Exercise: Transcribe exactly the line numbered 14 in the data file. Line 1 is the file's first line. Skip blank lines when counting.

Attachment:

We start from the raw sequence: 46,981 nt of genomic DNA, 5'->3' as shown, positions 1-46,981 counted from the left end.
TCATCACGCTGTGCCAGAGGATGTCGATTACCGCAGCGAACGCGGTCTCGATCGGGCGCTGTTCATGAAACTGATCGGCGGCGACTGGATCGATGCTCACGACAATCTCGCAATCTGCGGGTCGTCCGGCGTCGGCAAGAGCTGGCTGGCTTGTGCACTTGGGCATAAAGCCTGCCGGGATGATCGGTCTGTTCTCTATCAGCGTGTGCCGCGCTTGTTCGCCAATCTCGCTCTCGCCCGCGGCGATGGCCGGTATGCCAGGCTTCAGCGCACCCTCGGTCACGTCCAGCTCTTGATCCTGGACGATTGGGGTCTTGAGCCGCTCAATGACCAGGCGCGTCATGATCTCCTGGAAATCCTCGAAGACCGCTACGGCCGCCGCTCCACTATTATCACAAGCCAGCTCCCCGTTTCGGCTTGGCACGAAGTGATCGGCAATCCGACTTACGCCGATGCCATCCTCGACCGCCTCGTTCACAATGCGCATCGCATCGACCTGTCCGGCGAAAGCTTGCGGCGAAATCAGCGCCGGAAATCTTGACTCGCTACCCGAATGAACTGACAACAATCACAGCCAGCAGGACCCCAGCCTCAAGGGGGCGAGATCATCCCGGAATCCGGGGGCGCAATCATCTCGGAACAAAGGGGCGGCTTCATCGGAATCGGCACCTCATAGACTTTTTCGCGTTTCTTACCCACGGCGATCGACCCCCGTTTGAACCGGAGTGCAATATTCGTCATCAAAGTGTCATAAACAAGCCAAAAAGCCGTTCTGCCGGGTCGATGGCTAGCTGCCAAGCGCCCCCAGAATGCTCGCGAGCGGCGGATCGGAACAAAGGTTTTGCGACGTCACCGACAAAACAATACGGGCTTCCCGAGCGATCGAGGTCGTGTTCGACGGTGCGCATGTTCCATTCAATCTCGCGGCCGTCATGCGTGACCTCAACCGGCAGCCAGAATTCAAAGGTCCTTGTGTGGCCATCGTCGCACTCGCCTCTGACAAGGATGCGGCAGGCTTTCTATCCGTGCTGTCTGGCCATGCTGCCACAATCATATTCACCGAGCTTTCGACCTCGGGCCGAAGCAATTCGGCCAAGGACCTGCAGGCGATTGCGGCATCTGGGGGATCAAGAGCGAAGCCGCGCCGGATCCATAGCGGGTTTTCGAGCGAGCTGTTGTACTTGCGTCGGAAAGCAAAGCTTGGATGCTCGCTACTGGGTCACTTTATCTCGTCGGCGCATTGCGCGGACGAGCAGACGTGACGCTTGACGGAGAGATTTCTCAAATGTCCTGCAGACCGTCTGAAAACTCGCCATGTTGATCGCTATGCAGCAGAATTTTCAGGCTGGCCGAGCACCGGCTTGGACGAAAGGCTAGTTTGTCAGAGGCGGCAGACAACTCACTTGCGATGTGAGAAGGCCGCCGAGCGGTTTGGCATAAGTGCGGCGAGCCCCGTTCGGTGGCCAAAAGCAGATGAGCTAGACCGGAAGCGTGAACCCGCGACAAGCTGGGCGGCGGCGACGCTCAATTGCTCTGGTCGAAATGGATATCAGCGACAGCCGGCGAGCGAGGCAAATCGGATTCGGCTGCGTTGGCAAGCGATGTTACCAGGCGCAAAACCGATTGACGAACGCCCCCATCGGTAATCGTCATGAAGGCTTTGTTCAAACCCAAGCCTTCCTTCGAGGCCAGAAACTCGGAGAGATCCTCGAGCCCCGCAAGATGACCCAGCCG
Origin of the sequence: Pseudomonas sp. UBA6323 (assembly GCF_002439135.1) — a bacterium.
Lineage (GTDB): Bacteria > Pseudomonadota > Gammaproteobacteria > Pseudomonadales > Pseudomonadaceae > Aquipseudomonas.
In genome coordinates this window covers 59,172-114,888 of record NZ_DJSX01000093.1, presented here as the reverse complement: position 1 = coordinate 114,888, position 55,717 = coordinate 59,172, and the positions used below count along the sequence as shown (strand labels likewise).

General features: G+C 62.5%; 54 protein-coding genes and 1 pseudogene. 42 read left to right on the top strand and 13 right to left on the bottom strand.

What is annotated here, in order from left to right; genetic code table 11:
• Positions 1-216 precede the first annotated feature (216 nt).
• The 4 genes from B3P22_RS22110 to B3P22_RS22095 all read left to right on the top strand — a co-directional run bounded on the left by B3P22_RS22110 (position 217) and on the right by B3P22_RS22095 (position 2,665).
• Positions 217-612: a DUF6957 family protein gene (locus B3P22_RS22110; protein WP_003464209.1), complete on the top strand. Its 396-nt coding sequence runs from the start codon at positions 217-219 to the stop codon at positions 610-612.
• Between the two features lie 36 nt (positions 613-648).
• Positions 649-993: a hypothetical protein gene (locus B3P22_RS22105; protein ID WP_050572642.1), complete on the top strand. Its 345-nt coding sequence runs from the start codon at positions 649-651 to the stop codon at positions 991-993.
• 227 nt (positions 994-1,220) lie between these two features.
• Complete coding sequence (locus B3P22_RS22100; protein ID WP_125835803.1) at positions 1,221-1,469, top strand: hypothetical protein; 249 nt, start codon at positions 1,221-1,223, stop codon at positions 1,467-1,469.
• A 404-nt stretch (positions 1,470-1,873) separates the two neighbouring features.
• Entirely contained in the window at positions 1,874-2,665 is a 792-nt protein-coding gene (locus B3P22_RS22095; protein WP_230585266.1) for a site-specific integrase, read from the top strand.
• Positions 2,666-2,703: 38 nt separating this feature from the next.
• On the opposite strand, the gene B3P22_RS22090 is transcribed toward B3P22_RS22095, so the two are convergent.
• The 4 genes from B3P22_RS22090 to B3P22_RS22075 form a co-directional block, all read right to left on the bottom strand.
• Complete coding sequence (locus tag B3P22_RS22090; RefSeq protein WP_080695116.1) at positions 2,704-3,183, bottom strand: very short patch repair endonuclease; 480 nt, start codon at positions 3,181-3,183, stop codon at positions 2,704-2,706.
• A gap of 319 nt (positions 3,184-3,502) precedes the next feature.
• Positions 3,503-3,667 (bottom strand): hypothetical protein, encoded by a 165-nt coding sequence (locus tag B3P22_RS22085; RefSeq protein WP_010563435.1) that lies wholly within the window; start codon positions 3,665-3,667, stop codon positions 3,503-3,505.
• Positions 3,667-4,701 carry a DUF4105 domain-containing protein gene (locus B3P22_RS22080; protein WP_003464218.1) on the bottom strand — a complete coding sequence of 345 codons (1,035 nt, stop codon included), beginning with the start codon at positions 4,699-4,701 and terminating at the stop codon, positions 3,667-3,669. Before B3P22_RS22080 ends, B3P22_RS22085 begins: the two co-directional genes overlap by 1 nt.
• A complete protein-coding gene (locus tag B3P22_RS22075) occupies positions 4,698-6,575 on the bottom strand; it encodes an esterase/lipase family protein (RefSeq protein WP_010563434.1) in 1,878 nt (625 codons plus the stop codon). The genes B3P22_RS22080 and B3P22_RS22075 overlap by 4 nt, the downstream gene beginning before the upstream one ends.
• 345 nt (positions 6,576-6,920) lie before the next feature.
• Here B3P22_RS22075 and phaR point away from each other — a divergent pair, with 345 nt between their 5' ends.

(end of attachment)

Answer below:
• Complete coding sequence (locus B3P22_RS22100; protein ID WP_125835803.1) at positions 1,221-1,469, top strand: hypothetical protein; 249 nt, start codon at positions 1,221-1,223, stop codon at positions 1,467-1,469.